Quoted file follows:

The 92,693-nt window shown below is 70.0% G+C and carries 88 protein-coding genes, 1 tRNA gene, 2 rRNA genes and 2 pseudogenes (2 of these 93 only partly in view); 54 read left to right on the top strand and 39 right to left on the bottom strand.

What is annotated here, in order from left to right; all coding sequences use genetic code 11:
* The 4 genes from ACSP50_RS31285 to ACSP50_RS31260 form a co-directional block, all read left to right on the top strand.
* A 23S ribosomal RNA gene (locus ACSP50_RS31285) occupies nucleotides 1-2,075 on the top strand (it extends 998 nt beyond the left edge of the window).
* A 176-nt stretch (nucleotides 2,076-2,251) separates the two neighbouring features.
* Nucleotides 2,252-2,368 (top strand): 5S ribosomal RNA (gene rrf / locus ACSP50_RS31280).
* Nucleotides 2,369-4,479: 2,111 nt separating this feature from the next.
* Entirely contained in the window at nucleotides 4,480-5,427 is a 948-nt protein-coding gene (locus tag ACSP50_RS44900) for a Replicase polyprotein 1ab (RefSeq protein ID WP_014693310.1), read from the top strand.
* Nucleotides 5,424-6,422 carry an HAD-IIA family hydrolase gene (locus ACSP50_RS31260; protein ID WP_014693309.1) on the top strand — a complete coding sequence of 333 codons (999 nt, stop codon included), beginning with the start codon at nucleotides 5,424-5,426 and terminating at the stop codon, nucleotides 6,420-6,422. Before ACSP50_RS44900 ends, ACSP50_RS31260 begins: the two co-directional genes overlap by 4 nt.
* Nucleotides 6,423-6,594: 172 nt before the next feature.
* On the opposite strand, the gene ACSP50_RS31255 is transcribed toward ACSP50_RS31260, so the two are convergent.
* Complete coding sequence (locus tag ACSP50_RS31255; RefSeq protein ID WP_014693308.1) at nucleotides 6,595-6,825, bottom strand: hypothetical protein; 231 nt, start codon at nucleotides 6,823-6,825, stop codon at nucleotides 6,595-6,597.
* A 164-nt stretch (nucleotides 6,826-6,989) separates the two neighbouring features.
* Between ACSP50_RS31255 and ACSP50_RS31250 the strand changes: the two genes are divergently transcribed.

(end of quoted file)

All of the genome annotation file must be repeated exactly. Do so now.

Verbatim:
The 92,693-nt window shown below is 70.0% G+C and carries 88 protein-coding genes, 1 tRNA gene, 2 rRNA genes and 2 pseudogenes (2 of these 93 only partly in view); 54 read left to right on the top strand and 39 right to left on the bottom strand.

What is annotated here, in order from left to right; all coding sequences use genetic code 11:
* The 4 genes from ACSP50_RS31285 to ACSP50_RS31260 form a co-directional block, all read left to right on the top strand.
* A 23S ribosomal RNA gene (locus ACSP50_RS31285) occupies nucleotides 1-2,075 on the top strand (it extends 998 nt beyond the left edge of the window).
* A 176-nt stretch (nucleotides 2,076-2,251) separates the two neighbouring features.
* Nucleotides 2,252-2,368 (top strand): 5S ribosomal RNA (gene rrf / locus ACSP50_RS31280).
* Nucleotides 2,369-4,479: 2,111 nt separating this feature from the next.
* Entirely contained in the window at nucleotides 4,480-5,427 is a 948-nt protein-coding gene (locus tag ACSP50_RS44900) for a Replicase polyprotein 1ab (RefSeq protein ID WP_014693310.1), read from the top strand.
* Nucleotides 5,424-6,422 carry an HAD-IIA family hydrolase gene (locus ACSP50_RS31260; protein ID WP_014693309.1) on the top strand — a complete coding sequence of 333 codons (999 nt, stop codon included), beginning with the start codon at nucleotides 5,424-5,426 and terminating at the stop codon, nucleotides 6,420-6,422. Before ACSP50_RS44900 ends, ACSP50_RS31260 begins: the two co-directional genes overlap by 4 nt.
* Nucleotides 6,423-6,594: 172 nt before the next feature.
* On the opposite strand, the gene ACSP50_RS31255 is transcribed toward ACSP50_RS31260, so the two are convergent.
* Complete coding sequence (locus tag ACSP50_RS31255; RefSeq protein ID WP_014693308.1) at nucleotides 6,595-6,825, bottom strand: hypothetical protein; 231 nt, start codon at nucleotides 6,823-6,825, stop codon at nucleotides 6,595-6,597.
* A 164-nt stretch (nucleotides 6,826-6,989) separates the two neighbouring features.
* Between ACSP50_RS31255 and ACSP50_RS31250 the strand changes: the two genes are divergently transcribed.